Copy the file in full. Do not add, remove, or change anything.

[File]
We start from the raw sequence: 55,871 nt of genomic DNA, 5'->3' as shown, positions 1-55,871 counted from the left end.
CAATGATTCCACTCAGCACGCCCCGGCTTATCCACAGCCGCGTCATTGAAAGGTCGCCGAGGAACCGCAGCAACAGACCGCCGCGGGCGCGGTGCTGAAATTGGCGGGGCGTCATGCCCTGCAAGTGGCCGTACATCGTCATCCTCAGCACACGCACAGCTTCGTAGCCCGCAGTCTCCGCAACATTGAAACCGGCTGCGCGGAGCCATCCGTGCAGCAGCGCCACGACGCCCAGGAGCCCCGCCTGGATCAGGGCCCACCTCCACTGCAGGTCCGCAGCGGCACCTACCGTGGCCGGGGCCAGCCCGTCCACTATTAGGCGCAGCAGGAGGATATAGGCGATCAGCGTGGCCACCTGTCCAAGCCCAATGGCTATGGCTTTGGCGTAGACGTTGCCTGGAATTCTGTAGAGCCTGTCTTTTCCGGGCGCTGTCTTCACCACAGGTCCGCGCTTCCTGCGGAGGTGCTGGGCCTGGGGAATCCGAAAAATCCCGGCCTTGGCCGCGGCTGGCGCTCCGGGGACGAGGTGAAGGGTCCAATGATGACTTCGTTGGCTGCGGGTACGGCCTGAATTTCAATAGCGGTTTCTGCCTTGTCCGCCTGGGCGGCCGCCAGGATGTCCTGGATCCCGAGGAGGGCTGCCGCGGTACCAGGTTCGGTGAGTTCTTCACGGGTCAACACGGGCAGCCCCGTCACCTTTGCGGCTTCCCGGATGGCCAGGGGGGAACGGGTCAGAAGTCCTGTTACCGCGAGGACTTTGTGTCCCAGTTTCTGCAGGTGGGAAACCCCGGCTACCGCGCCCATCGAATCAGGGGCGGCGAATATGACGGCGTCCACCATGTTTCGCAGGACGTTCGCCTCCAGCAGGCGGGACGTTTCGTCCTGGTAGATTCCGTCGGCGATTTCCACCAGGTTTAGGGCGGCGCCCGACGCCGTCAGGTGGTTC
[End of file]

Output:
We start from the raw sequence: 55,871 nt of genomic DNA, 5'->3' as shown, positions 1-55,871 counted from the left end.
CAATGATTCCACTCAGCACGCCCCGGCTTATCCACAGCCGCGTCATTGAAAGGTCGCCGAGGAACCGCAGCAACAGACCGCCGCGGGCGCGGTGCTGAAATTGGCGGGGCGTCATGCCCTGCAAGTGGCCGTACATCGTCATCCTCAGCACACGCACAGCTTCGTAGCCCGCAGTCTCCGCAACATTGAAACCGGCTGCGCGGAGCCATCCGTGCAGCAGCGCCACGACGCCCAGGAGCCCCGCCTGGATCAGGGCCCACCTCCACTGCAGGTCCGCAGCGGCACCTACCGTGGCCGGGGCCAGCCCGTCCACTATTAGGCGCAGCAGGAGGATATAGGCGATCAGCGTGGCCACCTGTCCAAGCCCAATGGCTATGGCTTTGGCGTAGACGTTGCCTGGAATTCTGTAGAGCCTGTCTTTTCCGGGCGCTGTCTTCACCACAGGTCCGCGCTTCCTGCGGAGGTGCTGGGCCTGGGGAATCCGAAAAATCCCGGCCTTGGCCGCGGCTGGCGCTCCGGGGACGAGGTGAAGGGTCCAATGATGACTTCGTTGGCTGCGGGTACGGCCTGAATTTCAATAGCGGTTTCTGCCTTGTCCGCCTGGGCGGCCGCCAGGATGTCCTGGATCCCGAGGAGGGCTGCCGCGGTACCAGGTTCGGTGAGTTCTTCACGGGTCAACACGGGCAGCCCCGTCACCTTTGCGGCTTCCCGGATGGCCAGGGGGGAACGGGTCAGAAGTCCTGTTACCGCGAGGACTTTGTGTCCCAGTTTCTGCAGGTGGGAAACCCCGGCTACCGCGCCCATCGAATCAGGGGCGGCGAATATGACGGCGTCCACCATGTTTCGCAGGACGTTCGCCTCCAGCAGGCGGGACGTTTCGTCCTGGTAGATTCCGTCGGCGATTTCCACCAGGTTTAGGGCGGCGCCCGACGCCGTCAGGTGGTTC